Now that everyone has left the comfortable cocoon of their mother’s cooking and a fridge stocked full of groceries again, it is time for freshers and returning students alike to once again start foraging for themselves. I’m not a vegetarian myself, and this is not going to be an article preaching for you to clear your fridge of all meat Products, but I would just like to make you consider that buying tuna is the ecological equivalent of putting a can of panda in your Tesco shopping basket.
Conservation charities such as the World Wildlife Fund (WWF) and Greenpeace catch the public’s attention by using the faces of fluffy mammals with big eyes to mournfully stare down the camera and capture the hearts of animal lovers, which is important for persuading people to choose environmental causes over all the other worthy charities out there, but it skims over many of the other beautiful faces in the animal kingdom which also need a voice.
Tuna? Beautiful? Most people may never have actually seen tuna in any other form than the pink fringes peeking out of paninis and buried in pasta sauces, but actually there is a raw beauty to be seen in fish, as anyone who has ever been diving or snorkelling will be able to attest to. Just because the underwater world is so different from our own, people find the grace and majesty of its underwater inhabitants difficult to identify with and stories of overfishing and plummeting fish populations have much less emotional impact than the lone polar bear perched on a tenuous, melting iceberg.
But tuna actually have a fascinating biological background that easily competes with the adorable faces of Tian Tian and Yang Guang (Edinburgh’s celebrity pandas). Like all members of the tuna family, bluefin tuna are actually warm-blooded. This is is more well developed in bluefin than in any other fish, allowing them to hunt in the deep, cold waters of the Arctic. Not only this, but bluefin tuna are incredible predators that rival great whites in their decimation of the smaller fish populations- a vital role in the ocean ecosystem, especially as their great migrations take them across the Atlantic ocean, affecting fish populations all over the globe.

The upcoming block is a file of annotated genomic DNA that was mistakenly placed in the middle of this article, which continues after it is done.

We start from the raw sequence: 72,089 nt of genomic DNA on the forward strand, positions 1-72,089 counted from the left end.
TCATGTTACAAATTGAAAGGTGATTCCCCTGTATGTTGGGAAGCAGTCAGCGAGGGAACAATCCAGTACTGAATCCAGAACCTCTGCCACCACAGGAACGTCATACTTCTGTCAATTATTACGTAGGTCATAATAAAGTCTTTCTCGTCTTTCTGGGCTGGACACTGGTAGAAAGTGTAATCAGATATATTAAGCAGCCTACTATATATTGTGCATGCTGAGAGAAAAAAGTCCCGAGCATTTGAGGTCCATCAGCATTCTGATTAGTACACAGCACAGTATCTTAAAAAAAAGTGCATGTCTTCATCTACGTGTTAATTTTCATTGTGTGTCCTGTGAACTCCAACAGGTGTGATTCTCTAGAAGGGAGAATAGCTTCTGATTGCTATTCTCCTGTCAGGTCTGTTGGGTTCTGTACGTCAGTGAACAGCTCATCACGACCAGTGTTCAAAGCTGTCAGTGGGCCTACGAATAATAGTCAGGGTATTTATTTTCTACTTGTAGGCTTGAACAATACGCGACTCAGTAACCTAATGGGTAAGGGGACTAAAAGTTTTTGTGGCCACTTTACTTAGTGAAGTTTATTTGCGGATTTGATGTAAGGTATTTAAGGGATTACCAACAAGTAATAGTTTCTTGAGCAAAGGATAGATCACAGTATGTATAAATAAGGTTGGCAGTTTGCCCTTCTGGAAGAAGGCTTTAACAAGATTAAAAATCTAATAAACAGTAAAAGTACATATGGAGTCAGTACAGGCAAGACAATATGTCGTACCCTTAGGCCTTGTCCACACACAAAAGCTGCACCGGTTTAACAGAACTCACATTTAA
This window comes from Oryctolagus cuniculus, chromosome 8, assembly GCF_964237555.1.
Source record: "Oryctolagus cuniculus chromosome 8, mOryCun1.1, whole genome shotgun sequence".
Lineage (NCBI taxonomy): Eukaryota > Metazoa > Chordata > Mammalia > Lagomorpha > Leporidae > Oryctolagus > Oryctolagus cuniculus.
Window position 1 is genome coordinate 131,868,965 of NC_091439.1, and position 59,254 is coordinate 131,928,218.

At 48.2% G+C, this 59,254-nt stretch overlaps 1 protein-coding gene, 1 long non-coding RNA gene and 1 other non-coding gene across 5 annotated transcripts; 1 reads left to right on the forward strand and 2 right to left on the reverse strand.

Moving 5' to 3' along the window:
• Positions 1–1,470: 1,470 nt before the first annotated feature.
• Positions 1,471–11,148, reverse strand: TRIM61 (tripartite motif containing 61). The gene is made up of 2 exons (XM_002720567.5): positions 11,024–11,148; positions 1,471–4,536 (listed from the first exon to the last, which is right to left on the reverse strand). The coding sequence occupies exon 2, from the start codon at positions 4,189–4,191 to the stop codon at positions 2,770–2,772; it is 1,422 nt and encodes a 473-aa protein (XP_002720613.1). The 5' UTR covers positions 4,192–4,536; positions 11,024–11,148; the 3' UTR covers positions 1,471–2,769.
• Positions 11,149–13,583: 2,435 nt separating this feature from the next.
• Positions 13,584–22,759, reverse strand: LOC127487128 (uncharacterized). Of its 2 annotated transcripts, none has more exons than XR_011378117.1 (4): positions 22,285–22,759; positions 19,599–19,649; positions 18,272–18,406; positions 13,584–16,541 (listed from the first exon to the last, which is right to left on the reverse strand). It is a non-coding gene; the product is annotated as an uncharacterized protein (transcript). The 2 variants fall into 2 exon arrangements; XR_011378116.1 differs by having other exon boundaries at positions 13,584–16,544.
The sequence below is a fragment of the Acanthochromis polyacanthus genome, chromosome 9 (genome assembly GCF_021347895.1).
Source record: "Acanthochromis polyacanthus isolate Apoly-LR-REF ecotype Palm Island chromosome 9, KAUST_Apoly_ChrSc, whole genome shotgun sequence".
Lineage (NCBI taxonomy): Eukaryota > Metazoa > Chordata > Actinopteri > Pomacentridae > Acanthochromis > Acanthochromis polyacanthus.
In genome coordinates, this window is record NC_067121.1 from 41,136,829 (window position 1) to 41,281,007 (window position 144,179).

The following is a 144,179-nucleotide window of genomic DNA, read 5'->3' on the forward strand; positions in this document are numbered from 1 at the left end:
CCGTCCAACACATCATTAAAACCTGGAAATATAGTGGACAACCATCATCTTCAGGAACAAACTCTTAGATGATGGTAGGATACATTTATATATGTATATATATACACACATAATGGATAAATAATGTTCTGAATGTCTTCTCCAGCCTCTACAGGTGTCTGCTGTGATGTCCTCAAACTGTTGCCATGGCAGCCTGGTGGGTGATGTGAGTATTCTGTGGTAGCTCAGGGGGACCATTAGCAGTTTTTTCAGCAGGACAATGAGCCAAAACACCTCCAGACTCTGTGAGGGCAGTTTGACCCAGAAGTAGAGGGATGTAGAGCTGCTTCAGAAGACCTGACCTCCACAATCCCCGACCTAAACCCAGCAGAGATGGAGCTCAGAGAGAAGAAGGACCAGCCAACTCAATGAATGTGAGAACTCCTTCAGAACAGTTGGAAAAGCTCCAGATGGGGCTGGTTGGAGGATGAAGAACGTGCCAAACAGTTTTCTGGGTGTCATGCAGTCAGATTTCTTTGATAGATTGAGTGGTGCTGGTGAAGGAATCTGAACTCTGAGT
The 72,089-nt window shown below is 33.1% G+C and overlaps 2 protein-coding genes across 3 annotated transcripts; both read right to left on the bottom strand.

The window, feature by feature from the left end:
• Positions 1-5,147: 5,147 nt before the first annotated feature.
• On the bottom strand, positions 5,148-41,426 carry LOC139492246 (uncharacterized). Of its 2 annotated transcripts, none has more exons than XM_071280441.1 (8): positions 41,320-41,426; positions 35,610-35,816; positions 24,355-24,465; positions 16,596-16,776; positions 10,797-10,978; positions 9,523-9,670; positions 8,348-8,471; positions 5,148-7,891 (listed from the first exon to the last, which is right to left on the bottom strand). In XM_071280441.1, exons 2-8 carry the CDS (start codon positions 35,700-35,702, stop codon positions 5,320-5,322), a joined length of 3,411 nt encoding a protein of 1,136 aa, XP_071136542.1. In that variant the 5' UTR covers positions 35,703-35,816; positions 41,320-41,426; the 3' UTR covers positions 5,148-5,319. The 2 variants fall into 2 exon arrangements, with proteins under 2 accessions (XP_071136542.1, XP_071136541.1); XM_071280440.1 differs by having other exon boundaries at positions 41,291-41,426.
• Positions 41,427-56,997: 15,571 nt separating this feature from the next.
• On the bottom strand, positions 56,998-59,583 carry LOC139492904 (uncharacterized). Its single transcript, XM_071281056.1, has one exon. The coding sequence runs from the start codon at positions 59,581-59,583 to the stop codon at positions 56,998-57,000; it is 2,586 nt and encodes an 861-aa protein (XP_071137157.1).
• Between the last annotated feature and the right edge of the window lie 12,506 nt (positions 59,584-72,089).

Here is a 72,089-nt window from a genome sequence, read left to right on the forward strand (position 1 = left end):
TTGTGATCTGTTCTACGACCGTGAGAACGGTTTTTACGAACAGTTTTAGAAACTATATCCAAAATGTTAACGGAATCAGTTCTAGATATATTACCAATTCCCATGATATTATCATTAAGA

Their hunting strategies add to the dark majesty of these aquatic apex predators, as they work together with dolphins and shearwater seabirds to attack huge swarms of smaller fish. Their prey, fish such as mackerel, unite together to form a whirlpool mass of shimmering silver to defend themselves, a formation scientists have called ‘baitballs’. The predators that stalk these shadowy swarms join forces to hunt their prey- dolphins releasing cascades of bubbles to
create an elemental net of air around the mackerel. The bluefin slice through the baitball like knives, splitting their prey into skittish shoals that all the predators can feast on. As they are driven up to the surface, shearwater seabirds chase the baitball from above, breaking the surface to fly through the water and scoop up their share.
Unfortunately, this collaboration between mammal and fish means that one of the most serious consequences of tuna overfishing is bycatches. Even if you disagree with my view on the majesty of these sea kings, you may consider reducing your tuna consumption for the effect it may have on leatherback turtles, sharks, albatrosses and their partners-in-crime, dolphins. Tuna have been fished sustainably for thousands of years, but in the last century there has been a 90 per cent decline in tuna populations, causing the International Union for Conservation of Nature (IUCN) to grant them Endangered Species conservation status alongside tigers, blue whales, snow leopards and giant pandas.
Due to the demand, which is especially high in the Japanese sushi markets, and the lack of awareness, this problem is only getting worse. Professor Barbara Block from Stanford University, a marine biologist who has spent the greater part of her career researching this species and working for their conservation, said in a TedTalk to spread awareness, “Bluefin are pursued wherever they go. There is a gold rush on Earth and this is a gold rush for tuna. There are traps that fished sustainably up until recently. And yet the type of fishing going on today with pens, with enormous stakes, is really wiping bluefin ecologically off the planet.”
So think of this next time you think of reaching for a can of tuna: bluefin tuna can grow up to four metres (about the length of a Land Rover), can live up to twenty years, spend all their lives crossing oceans in epic odysseys, have a vital role in underwater eco-systems and should be treated with the same conservation status as chimpanzees, African penguins and gorillas.